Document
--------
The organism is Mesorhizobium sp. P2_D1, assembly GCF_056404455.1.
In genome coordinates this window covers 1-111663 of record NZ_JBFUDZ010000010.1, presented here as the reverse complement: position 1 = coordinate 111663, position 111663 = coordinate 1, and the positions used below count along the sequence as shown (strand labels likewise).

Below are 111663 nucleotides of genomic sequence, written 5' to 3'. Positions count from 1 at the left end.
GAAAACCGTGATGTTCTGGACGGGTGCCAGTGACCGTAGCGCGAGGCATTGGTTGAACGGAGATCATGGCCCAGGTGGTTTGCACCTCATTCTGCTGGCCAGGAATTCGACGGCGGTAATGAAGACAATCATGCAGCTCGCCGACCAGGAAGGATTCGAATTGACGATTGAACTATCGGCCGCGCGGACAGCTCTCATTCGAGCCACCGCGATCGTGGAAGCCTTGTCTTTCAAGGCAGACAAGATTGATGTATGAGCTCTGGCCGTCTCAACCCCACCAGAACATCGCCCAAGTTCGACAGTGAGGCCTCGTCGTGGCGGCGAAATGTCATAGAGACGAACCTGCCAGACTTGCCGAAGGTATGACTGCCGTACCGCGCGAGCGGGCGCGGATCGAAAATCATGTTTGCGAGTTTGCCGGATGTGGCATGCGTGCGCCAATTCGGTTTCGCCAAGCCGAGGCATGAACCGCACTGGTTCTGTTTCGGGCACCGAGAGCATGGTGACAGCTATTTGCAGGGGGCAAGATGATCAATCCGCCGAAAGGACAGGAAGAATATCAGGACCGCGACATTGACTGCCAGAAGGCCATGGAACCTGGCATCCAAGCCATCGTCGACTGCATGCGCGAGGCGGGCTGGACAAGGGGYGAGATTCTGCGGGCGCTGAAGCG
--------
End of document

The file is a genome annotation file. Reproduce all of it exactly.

The organism is Mesorhizobium sp. P2_D1, assembly GCF_056404455.1.
In genome coordinates this window covers 1-111663 of record NZ_JBFUDZ010000010.1, presented here as the reverse complement: position 1 = coordinate 111663, position 111663 = coordinate 1, and the positions used below count along the sequence as shown (strand labels likewise).

Below are 111663 nucleotides of genomic sequence, written 5' to 3'. Positions count from 1 at the left end.
GAAAACCGTGATGTTCTGGACGGGTGCCAGTGACCGTAGCGCGAGGCATTGGTTGAACGGAGATCATGGCCCAGGTGGTTTGCACCTCATTCTGCTGGCCAGGAATTCGACGGCGGTAATGAAGACAATCATGCAGCTCGCCGACCAGGAAGGATTCGAATTGACGATTGAACTATCGGCCGCGCGGACAGCTCTCATTCGAGCCACCGCGATCGTGGAAGCCTTGTCTTTCAAGGCAGACAAGATTGATGTATGAGCTCTGGCCGTCTCAACCCCACCAGAACATCGCCCAAGTTCGACAGTGAGGCCTCGTCGTGGCGGCGAAATGTCATAGAGACGAACCTGCCAGACTTGCCGAAGGTATGACTGCCGTACCGCGCGAGCGGGCGCGGATCGAAAATCATGTTTGCGAGTTTGCCGGATGTGGCATGCGTGCGCCAATTCGGTTTCGCCAAGCCGAGGCATGAACCGCACTGGTTCTGTTTCGGGCACCGAGAGCATGGTGACAGCTATTTGCAGGGGGCAAGATGATCAATCCGCCGAAAGGACAGGAAGAATATCAGGACCGCGACATTGACTGCCAGAAGGCCATGGAACCTGGCATCCAAGCCATCGTCGACTGCATGCGCGAGGCGGGCTGGACAAGGGGYGAGATTCTGCGGGCGCTGAAGCG